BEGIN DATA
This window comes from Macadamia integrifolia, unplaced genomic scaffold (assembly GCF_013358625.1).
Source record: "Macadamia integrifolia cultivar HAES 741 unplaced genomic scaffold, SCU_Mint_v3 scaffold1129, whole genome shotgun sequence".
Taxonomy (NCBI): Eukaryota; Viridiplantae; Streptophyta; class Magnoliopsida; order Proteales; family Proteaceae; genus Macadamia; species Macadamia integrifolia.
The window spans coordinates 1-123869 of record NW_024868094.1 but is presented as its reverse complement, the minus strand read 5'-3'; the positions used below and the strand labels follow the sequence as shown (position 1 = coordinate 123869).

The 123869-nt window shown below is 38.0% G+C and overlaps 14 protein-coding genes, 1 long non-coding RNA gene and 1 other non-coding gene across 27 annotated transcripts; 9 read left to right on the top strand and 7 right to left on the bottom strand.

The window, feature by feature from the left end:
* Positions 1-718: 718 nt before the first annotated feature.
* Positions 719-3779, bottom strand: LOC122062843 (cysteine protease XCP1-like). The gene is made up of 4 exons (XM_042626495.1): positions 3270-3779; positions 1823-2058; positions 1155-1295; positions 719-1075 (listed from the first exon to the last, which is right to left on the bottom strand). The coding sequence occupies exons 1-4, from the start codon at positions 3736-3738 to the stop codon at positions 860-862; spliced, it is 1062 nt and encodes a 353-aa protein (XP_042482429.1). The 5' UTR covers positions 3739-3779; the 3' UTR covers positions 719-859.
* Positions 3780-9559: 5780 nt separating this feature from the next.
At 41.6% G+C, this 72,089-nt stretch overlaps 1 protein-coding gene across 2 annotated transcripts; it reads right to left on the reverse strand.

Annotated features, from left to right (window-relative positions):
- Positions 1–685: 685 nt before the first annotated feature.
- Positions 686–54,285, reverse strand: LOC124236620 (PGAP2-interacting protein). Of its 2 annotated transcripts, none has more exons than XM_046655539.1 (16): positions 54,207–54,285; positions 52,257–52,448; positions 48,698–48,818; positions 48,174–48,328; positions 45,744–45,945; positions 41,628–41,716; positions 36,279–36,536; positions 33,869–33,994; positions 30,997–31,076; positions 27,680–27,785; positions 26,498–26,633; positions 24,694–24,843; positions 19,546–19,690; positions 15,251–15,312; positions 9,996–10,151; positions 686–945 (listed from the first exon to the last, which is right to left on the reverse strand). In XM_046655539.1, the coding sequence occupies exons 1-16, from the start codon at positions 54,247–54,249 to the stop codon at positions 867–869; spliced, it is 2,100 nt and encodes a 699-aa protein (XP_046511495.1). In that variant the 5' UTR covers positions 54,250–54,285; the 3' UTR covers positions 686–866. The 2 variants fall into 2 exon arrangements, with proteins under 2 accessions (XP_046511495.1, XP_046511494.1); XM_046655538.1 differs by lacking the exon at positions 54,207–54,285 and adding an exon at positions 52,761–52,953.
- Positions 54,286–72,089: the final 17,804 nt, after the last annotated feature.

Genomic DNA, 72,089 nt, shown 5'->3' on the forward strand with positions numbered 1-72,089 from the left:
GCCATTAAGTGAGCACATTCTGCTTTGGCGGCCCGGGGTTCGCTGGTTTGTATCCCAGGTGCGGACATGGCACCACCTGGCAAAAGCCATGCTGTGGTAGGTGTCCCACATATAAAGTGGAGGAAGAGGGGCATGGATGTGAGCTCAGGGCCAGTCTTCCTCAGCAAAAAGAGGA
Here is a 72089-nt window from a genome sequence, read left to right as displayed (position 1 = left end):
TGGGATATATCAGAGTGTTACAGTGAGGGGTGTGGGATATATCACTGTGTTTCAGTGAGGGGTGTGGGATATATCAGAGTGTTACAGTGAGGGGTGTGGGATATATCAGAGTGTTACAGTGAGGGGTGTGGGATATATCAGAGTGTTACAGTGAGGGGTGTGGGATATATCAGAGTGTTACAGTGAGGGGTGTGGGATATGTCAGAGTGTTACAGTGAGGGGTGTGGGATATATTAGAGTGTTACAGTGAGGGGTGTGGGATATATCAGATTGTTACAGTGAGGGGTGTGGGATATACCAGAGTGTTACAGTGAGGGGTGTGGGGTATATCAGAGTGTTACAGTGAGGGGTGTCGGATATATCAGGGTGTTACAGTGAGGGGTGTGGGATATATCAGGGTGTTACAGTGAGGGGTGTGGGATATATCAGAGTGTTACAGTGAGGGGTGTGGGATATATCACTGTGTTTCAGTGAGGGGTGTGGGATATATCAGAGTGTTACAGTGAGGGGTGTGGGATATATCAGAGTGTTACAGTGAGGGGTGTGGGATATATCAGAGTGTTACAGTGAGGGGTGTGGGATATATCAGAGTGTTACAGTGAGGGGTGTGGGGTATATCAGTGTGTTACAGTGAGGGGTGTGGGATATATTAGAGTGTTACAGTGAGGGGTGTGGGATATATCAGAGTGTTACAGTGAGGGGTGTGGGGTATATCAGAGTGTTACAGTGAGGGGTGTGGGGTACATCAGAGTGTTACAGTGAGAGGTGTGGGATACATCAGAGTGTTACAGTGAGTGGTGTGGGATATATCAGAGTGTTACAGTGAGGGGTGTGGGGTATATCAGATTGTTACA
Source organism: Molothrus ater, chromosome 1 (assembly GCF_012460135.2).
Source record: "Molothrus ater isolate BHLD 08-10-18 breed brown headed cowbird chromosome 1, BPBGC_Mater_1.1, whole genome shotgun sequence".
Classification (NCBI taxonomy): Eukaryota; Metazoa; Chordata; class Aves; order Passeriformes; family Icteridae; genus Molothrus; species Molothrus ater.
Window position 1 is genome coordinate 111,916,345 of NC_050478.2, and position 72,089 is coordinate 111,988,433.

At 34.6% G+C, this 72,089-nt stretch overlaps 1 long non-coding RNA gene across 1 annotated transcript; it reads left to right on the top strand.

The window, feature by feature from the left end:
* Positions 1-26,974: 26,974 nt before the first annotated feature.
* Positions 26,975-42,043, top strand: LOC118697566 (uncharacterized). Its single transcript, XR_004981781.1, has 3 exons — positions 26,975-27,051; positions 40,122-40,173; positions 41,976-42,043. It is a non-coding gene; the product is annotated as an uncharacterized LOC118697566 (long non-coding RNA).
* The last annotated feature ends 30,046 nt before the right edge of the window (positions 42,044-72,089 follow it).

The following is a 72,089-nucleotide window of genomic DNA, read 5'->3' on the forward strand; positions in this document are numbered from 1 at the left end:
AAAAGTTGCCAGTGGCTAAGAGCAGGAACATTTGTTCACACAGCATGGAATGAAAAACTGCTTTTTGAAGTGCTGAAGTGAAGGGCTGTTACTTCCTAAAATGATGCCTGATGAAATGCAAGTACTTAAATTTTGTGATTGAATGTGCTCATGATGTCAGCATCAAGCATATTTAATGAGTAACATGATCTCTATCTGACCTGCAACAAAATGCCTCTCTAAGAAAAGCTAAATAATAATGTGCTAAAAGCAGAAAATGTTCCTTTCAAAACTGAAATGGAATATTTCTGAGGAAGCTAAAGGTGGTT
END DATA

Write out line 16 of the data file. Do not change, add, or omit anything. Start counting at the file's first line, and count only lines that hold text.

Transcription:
GCCATTAAGTGAGCACATTCTGCTTTGGCGGCCCGGGGTTCGCTGGTTTGTATCCCAGGTGCGGACATGGCACCACCTGGCAAAAGCCATGCTGTGGTAGGTGTCCCACATATAAAGTGGAGGAAGAGGGGCATGGATGTGAGCTCAGGGCCAGTCTTCCTCAGCAAAAAGAGGA